A group of blind men heard that a strange animal, called an elephant, had been brought to the town, but none of them were aware of its shape and form. Out of curiosity, they said: “We must inspect and know it by touch, of which we are capable”. So, they sought it out, and when they found it they groped about it. In the case of the first person, whose hand landed on the trunk, said “This being is like a thick snake”. For another one whose hand reached its ear, it seemed like a kind of fan. As for another person, whose hand was upon its leg, said, the elephant is a pillar like a tree-trunk. The blind man who placed his hand upon its side said the elephant, “is a wall”. Another who felt its tail, described it as a rope. The last felt its tusk, stating the elephant is that which is hard, smooth and like a spear.

If I was a blind man feeling at an elephant, I’d need the principle of many maps to make sense of the world and the information it presented.  How can the elephant be both a rope and a spear and a wall? Many maps. Lightly held.


When the platypus was first encountered by Europeans in 1798, a pelt and sketch were sent back to Great Britain by Captain John Hunter, the second Governor of New South Wales.  British scientists’ initial hunch was that the attributes were a hoax. George Shaw, who produced the first description of the animal in the Naturalist’s Miscellany in 1799, stated it was impossible not to entertain doubts as to its genuine nature, and Robert Knox believed it might have been produced by some Asian taxidermist. It was thought that somebody had sewn a duck’s beak onto the body of a beaver-like animal. Shaw even took a pair of scissors to the dried skin to check for stitches.– Wikipedia page for platypus.


Identity, Archetypes, Roles (mother, teacher, boss).  A person can hold many masks in the categories of identities, archetypes or roles.  This is an important and valuable feature: to be able to subscribe to a category. The phrase, “I am a rationalist”, offers a lot of information.  Paul graham suggests, “people can never have a fruitful argument about something that’s part of their identity. By definition they’re partisan”.


In philosophical realism, there is a problem between the split of the information that can be found inside the brain and the information outside the brain.  If we rely only on information outside the brain, then we are proposing that the information inside the brain is entirely useless. We should collect external information and ignore internal information.  This feels like a dangerous trap, there are far too many depressed people to follow external-only reasoning. If we imagine we live in a chinese room, we can’t possibly know if reality is true – through our camera eyeballs and other sensory devices, for all we know we could be living in a simulation.  But this doesn’t feel like a complete picture either.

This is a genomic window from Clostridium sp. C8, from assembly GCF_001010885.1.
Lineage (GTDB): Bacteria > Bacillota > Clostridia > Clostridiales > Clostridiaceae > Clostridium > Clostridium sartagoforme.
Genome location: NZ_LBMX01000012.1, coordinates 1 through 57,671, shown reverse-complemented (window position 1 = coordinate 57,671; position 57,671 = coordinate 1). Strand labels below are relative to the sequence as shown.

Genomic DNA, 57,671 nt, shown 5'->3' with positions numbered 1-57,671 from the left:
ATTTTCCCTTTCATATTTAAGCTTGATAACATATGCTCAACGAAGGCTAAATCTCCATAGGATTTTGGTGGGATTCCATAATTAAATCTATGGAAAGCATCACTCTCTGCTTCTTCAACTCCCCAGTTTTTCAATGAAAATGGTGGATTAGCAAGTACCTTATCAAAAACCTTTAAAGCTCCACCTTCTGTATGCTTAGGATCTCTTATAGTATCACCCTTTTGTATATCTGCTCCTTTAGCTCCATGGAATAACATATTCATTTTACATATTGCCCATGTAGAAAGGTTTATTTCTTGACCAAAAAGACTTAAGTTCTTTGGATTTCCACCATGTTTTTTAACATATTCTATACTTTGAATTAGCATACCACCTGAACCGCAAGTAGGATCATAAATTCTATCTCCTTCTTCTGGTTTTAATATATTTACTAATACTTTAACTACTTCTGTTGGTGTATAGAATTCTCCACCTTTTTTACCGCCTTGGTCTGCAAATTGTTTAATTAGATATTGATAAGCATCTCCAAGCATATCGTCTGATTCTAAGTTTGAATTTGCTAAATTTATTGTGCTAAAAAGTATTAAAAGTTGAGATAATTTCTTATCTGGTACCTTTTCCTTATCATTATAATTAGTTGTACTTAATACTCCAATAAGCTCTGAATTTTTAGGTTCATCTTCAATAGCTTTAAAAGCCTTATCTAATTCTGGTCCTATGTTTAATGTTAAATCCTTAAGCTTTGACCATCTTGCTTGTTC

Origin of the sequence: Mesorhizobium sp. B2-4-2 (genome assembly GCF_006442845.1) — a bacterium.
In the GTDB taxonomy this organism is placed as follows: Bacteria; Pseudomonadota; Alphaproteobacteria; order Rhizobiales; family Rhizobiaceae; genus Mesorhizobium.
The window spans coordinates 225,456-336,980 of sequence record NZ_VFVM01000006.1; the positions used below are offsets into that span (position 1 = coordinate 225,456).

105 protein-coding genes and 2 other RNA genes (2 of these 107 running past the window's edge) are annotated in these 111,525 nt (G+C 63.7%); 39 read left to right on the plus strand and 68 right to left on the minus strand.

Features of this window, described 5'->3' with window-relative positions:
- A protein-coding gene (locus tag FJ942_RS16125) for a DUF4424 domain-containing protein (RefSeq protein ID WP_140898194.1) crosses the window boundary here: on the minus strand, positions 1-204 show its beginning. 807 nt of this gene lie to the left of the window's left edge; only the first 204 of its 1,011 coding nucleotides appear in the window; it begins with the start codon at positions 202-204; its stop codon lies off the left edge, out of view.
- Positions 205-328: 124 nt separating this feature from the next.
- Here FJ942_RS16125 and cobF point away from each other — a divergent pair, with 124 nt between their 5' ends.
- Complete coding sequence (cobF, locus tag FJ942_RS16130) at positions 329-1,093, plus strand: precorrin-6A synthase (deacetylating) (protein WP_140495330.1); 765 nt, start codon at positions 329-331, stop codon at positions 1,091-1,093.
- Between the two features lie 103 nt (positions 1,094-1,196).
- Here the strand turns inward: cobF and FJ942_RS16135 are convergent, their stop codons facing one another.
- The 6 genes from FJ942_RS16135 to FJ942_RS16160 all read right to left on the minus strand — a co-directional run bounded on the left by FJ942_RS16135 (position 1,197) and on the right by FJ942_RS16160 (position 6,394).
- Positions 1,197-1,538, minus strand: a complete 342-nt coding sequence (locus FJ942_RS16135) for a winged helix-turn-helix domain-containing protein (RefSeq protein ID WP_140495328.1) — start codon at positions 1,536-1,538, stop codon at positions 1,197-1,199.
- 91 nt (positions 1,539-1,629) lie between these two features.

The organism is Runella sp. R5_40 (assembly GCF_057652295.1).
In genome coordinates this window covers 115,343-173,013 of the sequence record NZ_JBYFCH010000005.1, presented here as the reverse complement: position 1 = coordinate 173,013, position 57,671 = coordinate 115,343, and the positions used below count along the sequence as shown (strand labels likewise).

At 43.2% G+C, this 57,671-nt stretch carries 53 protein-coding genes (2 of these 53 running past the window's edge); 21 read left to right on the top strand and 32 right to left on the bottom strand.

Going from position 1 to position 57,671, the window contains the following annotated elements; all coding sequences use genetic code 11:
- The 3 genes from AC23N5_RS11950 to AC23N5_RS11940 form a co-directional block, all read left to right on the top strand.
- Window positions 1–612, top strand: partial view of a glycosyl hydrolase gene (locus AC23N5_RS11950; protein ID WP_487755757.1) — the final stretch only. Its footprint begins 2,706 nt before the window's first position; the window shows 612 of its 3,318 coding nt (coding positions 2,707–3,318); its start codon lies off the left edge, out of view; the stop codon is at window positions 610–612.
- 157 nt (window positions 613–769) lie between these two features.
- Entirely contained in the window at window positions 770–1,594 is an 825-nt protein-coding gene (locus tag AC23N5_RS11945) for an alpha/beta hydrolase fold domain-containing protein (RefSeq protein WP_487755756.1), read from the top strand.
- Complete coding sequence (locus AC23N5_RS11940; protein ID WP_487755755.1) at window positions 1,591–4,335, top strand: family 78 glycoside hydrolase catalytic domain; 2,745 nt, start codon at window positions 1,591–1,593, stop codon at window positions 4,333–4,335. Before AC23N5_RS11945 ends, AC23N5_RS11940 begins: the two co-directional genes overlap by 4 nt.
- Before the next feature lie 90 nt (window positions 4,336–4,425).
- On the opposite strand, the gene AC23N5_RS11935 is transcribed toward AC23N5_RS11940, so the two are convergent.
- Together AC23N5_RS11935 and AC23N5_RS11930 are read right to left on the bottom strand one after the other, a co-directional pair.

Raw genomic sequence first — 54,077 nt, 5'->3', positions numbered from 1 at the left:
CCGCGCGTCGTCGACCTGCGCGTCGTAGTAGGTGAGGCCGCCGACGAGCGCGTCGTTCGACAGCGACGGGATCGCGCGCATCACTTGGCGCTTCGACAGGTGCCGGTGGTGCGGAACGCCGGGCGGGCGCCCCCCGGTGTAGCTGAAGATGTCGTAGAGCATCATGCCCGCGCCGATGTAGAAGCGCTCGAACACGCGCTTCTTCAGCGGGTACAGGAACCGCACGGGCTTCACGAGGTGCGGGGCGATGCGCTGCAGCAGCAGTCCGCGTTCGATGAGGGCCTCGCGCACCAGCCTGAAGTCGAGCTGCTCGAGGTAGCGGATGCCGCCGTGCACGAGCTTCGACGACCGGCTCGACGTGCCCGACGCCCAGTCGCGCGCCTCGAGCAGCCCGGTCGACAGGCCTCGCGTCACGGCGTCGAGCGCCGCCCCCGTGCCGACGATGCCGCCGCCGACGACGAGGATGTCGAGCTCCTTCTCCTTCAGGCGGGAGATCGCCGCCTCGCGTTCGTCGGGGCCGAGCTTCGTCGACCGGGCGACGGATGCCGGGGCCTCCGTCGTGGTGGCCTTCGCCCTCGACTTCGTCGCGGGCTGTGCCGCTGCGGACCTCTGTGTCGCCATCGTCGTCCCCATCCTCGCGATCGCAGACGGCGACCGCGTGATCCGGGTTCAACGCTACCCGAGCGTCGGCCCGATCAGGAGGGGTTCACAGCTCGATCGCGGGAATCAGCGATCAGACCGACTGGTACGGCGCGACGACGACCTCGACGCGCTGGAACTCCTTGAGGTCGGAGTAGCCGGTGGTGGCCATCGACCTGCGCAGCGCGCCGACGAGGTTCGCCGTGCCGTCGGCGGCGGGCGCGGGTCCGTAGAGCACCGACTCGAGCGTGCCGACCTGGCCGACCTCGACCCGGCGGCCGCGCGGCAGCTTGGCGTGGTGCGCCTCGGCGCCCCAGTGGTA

A short experiment in mysticism.  Hold your breath. For as long as you can.  While you do that, watch your perception of the world.  Watch as it gets heavier, denser, feel the redness in the face, feel the tension of the pressure on the chest.  Feel the sense of reality closing in. And whichever other perceptions you noticed by testing out this state of experience.  Science would happily talk about the (upper right quadrant) phenomena of the body.  The carbon dioxide build up, the oxygen depletion, the heart rate change, the body temperature change.  Oh science! Beautiful science! I love science. Science is hiding something interesting here behind known maps.  Yes, I know the objective maps of what happens when I hold my breath. But do I know the subjective map? What happens to my interior subjective experience when I hold my breath, when I meditate, when I am under stress, when I have an unhealthy diet?  How do I know and deal with the subjective without knowing the subjective in great detail? (and I don’t get the knowledge of the subjective from only trying out holding my breath, although it is a neat experiment).


The fable of the rational vampire.  (I wish I had a link to credit the author).  The rational vampire casually goes through life rationalising away the symptoms – “I’m allergic to garlic”, “I just don’t like the sun”.  “It’s impolite to go into someone’s home uninvited, I’d be mortified if I did that”. “I don’t take selfies” and on it goes. Constant rationalisation.